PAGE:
Dissemination as cultivation: scholarly communications in a digital age
Long, Christopher P.
Routledge, Taylor & Francis
Participatory web platforms have greatly enhanced the means by which students, scholars, and practitioners engage in arts and humanities research. Intuitive interfaces and content delivery systems have brought about paradigm shifts in the ways in which scholars connect and communicate, removing the need for advanced technical expertise when conducting a range of scholarly activities. Collaborative networks of both research and communications are now facilitated across ubiquitous systems that interact to form a transdisciplinary and dynamic interconnection of thought and practice. This chapter introduces readers to the underlying principles of scholarly communications and publishing in the digital age, uncovering the affordances and limitations of online public scholarship. The relationship between form and content is discussed, drawing upon relevant case studies to demonstrate how scholars should consider cultivating the habits and practices of thick collegiality. From here, an overview of relevant platforms is offered, before strategies for social media are detailed, all of which are supplemented by this chapter’s corresponding electronic materials.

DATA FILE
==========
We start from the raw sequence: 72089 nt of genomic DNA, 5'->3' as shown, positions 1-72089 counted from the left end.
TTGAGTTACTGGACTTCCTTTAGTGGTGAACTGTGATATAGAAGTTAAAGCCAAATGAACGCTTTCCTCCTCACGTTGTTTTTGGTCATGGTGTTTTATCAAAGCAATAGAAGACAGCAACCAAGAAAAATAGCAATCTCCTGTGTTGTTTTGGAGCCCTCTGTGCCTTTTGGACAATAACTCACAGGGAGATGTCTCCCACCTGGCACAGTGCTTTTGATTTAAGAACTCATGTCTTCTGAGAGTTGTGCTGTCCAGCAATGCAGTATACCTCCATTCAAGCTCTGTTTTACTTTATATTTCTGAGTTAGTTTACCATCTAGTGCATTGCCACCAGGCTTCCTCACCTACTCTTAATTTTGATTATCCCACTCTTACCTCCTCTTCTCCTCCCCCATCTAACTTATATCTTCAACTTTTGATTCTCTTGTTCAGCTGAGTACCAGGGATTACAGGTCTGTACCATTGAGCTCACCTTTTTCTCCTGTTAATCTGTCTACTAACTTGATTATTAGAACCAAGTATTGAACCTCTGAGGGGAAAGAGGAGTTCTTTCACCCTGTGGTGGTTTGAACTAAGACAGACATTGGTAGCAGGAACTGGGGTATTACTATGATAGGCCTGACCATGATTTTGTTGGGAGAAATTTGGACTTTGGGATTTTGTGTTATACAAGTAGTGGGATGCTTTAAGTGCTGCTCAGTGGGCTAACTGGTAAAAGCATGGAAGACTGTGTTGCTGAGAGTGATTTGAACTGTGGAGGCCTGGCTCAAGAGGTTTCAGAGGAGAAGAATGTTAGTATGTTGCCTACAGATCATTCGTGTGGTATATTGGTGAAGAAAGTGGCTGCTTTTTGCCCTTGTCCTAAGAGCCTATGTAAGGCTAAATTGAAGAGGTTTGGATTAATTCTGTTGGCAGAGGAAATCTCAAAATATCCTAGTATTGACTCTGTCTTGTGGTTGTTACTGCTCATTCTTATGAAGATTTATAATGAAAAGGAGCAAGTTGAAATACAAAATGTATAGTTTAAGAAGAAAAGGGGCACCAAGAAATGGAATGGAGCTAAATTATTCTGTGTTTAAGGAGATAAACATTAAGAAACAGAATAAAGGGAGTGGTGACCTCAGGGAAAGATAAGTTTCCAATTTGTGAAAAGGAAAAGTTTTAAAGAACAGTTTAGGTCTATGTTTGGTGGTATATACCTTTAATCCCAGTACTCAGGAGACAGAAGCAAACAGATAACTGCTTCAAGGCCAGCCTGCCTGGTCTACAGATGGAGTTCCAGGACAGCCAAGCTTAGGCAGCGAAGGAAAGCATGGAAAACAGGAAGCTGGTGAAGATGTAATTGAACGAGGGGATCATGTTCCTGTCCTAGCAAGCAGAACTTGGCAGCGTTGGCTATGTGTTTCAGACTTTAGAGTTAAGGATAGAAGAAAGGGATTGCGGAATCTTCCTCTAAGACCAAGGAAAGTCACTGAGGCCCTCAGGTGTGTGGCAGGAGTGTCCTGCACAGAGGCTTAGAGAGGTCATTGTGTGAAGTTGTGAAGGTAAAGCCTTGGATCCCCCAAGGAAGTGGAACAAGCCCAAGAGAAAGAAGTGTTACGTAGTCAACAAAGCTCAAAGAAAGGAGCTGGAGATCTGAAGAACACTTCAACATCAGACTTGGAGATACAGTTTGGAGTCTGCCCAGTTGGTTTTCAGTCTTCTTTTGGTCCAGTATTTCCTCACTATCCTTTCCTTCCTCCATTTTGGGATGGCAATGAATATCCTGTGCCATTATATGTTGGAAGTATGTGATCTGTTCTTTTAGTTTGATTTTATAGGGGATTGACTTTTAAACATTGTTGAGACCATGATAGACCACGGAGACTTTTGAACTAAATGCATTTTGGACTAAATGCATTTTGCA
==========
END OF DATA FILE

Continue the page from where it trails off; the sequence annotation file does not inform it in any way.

Digital humanities , Scholarly communications , Open access
O'Sullivan, J., Long, C. P. and Mattson, M. (2016) 'Dissemination as Cultivation: Scholarly Communications in a Digital Age', in: Cromptopn, C., Lane, R. J. and Siemens, R. (eds.), Doing Digital Humanities: Practice, Training, Research. London and New York: Routlege, pp. 384-397. isbn:9781138899445
© 2016 Constance Crompton, Richard J. Lane and Ray Siemens This is an Accepted Manuscript of a book chapter published by Routledge in Doing Digital Humanities: Practice, Training, Research on 01 June 2016 available online: http://www.routledge.com/9781138899438